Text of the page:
In order to remain competitive, London must boost the skills of its workforce and fight its way out of the recession, this comes from key findings from the Mayor of London’s updated skills and employment strategy.
The plan sets out how the Mayor and the London Skills and Employment Board (LSEB) will continue to help Londoners and the capital’s businesses to tackle the impact of the recession and prepare for recovery in the capital.
It highlights how, to prepare for recovery and address the long term challenges London faces, the LSEB and its delivery partners must increase the supply of skills required to improve London’s competitiveness as a global city. It outlines the importance of tackling the high levels of worklessness and the significant number of people with no qualifications, or low skill levels in the capital.
The main focus of the strategy is on employers and simplifying the employment and skills system. From Recession to Recovery outlines three strategic aims for 2009 – 2014:
1,Working with employers to support them in developing their businesses and keeping London’s economy competitive to provide more job and skills opportunities.
2,Supporting Londoners to improve their skills, job and advancement prospects through integrated employment support and training opportunities.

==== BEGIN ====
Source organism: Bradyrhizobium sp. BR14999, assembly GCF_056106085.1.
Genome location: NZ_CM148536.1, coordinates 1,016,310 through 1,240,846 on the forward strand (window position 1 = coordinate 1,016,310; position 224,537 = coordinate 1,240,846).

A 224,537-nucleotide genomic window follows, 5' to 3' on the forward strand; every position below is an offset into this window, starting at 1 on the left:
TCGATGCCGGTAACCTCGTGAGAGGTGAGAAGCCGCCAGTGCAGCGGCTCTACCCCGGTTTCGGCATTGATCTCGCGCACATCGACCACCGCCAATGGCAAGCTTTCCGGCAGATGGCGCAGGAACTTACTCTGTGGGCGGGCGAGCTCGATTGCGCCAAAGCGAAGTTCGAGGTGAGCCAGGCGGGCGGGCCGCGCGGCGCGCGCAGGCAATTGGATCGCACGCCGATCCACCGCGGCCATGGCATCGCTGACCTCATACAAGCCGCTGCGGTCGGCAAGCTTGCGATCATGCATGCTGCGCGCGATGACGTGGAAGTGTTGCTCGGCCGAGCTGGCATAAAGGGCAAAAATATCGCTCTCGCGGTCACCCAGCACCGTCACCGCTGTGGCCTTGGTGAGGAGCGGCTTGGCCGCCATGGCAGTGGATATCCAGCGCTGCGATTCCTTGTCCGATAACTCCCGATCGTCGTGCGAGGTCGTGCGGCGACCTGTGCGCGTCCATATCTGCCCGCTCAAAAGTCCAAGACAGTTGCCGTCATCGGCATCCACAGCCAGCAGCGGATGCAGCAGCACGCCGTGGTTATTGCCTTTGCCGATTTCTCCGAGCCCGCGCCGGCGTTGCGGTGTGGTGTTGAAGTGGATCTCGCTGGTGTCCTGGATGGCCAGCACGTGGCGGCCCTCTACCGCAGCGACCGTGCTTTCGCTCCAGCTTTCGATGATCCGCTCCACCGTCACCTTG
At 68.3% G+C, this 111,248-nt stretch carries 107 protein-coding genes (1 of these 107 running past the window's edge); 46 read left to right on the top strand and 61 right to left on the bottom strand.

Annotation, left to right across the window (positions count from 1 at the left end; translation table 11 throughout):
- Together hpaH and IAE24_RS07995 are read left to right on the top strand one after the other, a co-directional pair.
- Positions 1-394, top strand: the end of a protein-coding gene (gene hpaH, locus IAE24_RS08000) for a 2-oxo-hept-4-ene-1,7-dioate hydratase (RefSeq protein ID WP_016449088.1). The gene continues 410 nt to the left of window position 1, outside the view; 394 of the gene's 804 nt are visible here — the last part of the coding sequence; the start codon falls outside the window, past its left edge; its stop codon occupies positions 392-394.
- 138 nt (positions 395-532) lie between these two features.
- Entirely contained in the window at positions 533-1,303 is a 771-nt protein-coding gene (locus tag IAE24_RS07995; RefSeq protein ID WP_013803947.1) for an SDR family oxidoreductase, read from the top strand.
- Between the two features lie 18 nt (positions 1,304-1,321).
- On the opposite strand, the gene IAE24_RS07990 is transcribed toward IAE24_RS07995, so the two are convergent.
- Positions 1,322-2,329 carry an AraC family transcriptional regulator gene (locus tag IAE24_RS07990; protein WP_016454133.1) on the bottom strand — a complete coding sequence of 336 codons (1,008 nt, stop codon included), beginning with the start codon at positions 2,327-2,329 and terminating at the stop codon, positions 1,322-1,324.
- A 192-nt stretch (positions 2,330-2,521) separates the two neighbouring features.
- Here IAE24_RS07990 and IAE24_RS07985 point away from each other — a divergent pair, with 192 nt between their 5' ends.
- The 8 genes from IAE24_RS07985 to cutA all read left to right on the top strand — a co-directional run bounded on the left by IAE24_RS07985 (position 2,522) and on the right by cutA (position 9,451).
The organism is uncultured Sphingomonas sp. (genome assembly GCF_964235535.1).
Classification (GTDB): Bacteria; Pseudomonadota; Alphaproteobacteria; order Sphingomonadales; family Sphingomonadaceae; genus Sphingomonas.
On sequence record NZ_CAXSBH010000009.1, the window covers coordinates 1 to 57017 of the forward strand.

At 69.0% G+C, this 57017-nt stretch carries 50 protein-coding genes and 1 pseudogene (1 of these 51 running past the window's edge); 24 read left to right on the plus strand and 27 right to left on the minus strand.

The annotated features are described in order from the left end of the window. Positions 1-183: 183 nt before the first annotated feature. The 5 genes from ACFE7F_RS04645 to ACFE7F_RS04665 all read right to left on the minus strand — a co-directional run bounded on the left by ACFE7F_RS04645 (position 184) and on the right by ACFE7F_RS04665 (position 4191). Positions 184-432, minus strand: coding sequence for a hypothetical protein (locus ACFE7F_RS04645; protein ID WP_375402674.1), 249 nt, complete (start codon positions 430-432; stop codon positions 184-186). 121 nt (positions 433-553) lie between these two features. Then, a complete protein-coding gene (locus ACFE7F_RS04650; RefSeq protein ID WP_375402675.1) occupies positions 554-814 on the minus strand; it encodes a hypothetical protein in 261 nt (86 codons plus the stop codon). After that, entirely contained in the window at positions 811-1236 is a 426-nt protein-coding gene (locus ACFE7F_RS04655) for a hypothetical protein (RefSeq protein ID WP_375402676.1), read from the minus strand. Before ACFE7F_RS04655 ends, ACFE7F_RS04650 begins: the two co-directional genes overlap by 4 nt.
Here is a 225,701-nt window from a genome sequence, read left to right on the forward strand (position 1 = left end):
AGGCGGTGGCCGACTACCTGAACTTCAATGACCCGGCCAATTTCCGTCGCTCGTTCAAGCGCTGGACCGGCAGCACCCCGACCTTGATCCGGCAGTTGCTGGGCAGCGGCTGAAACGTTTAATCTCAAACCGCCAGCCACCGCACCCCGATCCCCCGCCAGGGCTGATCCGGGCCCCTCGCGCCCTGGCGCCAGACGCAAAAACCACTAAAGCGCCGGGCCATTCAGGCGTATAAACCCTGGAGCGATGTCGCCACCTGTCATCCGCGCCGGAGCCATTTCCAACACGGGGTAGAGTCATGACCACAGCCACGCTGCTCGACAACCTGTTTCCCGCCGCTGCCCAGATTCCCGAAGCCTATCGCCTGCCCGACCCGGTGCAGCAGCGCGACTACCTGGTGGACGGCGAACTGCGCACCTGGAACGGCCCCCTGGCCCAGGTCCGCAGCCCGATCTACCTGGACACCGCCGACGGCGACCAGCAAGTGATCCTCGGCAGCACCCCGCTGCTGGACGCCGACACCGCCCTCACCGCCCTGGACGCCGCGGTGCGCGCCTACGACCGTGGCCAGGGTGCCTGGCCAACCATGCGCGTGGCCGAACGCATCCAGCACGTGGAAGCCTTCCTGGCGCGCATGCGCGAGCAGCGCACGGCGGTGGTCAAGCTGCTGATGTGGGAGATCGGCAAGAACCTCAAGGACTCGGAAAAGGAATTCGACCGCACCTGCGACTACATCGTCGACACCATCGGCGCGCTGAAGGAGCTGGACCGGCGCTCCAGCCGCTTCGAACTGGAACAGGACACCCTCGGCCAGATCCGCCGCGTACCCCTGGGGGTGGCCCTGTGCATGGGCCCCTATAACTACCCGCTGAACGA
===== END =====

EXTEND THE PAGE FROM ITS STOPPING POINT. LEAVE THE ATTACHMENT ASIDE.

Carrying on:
3,Creating a fully integrated, customer-focused skills and employment system to improve value for money and results for Londoners and the capital’s businesses.
The Mayor of London and Chair of the London Skills and Employment Board, Boris Johnson, said: “One of London’s key attributes is its people. Even though the capital has weathered the recession better than other UK regions, the past year of global economic turmoil has taken it’s toll upon London, its businesses and our people.
“Our key focus remains to ensure London is globally competitive, with a highly skilled workforce, whilst also tackling the problems of entrenched worklessness. This means continuing to update our strategy and draw on the experiences of all sectors. We will continue to reform the skills system so that all Londoners are made aware of the opportunities that are available and get that vital chance to share in the capital’s success”.
Vice-Chairman of the London Skills and Employment Board Harvey McGrath said: “
“The LSEB’s goal of bringing delivery agencies together to ensure jobs and skills support in the capital is focused on the needs of businesses and on helping those looking for work has remained a priority, particularly in the challenging economic climate. Over the next 12 months we will foster initiatives such as the London Employer Accord, which identifies employers’ training needs and helps those out of work to meet the demand. Schemes such as this prove that strong, coordinated working relationships can make a significant difference to the lives of Londoners.”